Christian reading

Issue N51

atheism as religion, valeriy sterkh

Atheism as Religion

Chapter 2: The Ten Commandments of Atheism

When talking about religious commandments in general, the first thing that comes to mind is the Ten Commandments found in the Bible. They could very well be called the ten main religious statements. So, let's review how Atheism deals with these ten maxims.

The first commandment of Atheism: there is no God

The rejection of the idea of God is the central tenet of Atheism and the basis for the atheistic creed. Of course, atheists will come up with various arguments to give their claims the appearance of science, but these attempts can hardly be called successful. We will discuss them later.

The paradox of Atheism is that it is impossible to scientifically prove "the non-existence of God." Yet, Atheism will not accept this fact. As soon as an atheist accepts the impossibility of determining whether God exists or not, he or she will immediately cease to be an atheist and become an agnostic, which is the end of Atheism.

The second commandment of Atheism: worshipping idols and images

Having rejected faith in God, Atheism has not escaped worshipping objects. Atheists have always bowed down to “idols and images” — famous singers, movie stars, scientists, composers, politicians, etc. In honor of those idols, they have opened museums, erected monuments, and created other sacred objects. People have brought them flowers, asked for their help, and have often done the most insane things just to get closer to their “star.” Often, they create legends associated with those idols.

Inanimate objects can also become a cult — through obsessive attachment or Mammon-worship.

At this point, one might object that the cults described above are impossible in pure Atheism. But this is not entirely correct. First, Atheism has never existed in a vacuum, so in examining its characteristics we must rely on verifiable facts, not theories. Second, cults existed even in the most atheistic societies. For example, in the Soviet Union, Vladimir Lenin's mummy was the object of worship for the whole nation. The worship of dead leaders is practiced in China and North Korea to this day.

The third commandment of Atheism: engaging in empty talk

The concept of the cultural norm is rather bendable in Atheism. So, profanity, vulgarity, toilet humor, etc. are widespread among atheists. Another form of empty talk is using filler words, swearing by God’s name, or even taking God’s name in vain blasphemy. If anything, blasphemy is one of the things that Atheism encourages.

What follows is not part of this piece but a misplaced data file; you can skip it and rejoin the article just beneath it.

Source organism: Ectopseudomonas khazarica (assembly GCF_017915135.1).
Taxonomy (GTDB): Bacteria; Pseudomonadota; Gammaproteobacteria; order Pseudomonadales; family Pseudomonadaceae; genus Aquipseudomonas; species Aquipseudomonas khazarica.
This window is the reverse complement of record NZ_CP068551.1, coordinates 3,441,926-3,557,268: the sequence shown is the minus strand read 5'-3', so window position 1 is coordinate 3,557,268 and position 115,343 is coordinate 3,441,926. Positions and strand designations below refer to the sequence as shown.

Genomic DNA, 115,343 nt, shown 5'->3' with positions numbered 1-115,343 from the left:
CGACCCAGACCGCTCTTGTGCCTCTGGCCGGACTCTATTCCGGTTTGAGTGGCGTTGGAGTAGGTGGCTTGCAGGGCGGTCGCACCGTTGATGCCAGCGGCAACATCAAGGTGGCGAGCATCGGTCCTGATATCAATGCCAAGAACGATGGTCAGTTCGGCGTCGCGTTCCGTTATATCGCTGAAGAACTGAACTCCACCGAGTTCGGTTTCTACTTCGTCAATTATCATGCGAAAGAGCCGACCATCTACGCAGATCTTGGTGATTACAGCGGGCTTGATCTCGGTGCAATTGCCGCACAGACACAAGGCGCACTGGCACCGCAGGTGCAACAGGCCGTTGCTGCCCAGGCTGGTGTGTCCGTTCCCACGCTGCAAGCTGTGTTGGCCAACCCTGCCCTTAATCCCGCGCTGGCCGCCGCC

The fourth commandment of Atheism: holidays

Every religion has its holidays, and Atheism is no exception. One cannot help but notice that some of the features of atheistic holidays correlate with religious festivals. "New Year's Day" is a substitute for Christmas; "Independence Day" is a substitute for Easter, etc.

The fifth commandment of Atheism: neglecting your family duties

Atheists have a somewhat vague concept of family values. Therefore, atheistic societies predominantly consist of nuclear families with a focus on live-in relationships. In atheistic families, children have no respect for their parents (and vice versa), and it is not expected of them.

On the other hand, an atheistic society cannot just let things run their course without exercising some control. That is why they create nursing homes, boarding schools, orphanages, and juvenile justice institutions.

The sixth commandment of Atheism: legalized murder

In Atheism, murder is not seen as something immoral. Some atheistic societies legitimize certain forms of murder (such as abortion and euthanasia), and people have no qualms about it.

The seventh commandment of Atheism: condoning adultery

Atheistic morality does not preclude various forms of sexual immorality and perversions (prostitution, promiscuity, homosexuality, etc.). The scope of such practices is somewhat limited by society’s legal system. However, the law usually restricts only the most egregious travesties.

The eighth commandment of Atheism: it is okay to steal

Even atheistic societies consider stealing a criminal offense. But atheistic morality has its own slant. The typical reasoning goes like this: "You are not a thief until you are caught", "If you are going to steal, steal millions", "great capital cannot be created without breaking the law".

The ninth commandment of Atheism: lying is okay

In atheistic societies, politics is based on deception and hypocrisy. To a certain extent, the same is true of the lives of ordinary people.

The tenth commandment of Atheism: envy

Atheistic morality does not forbid envy. More than that, the so-called “admiring envy” is quite acceptable. In other words, there is nothing wrong with envying someone “in a good way”.

(to be continued)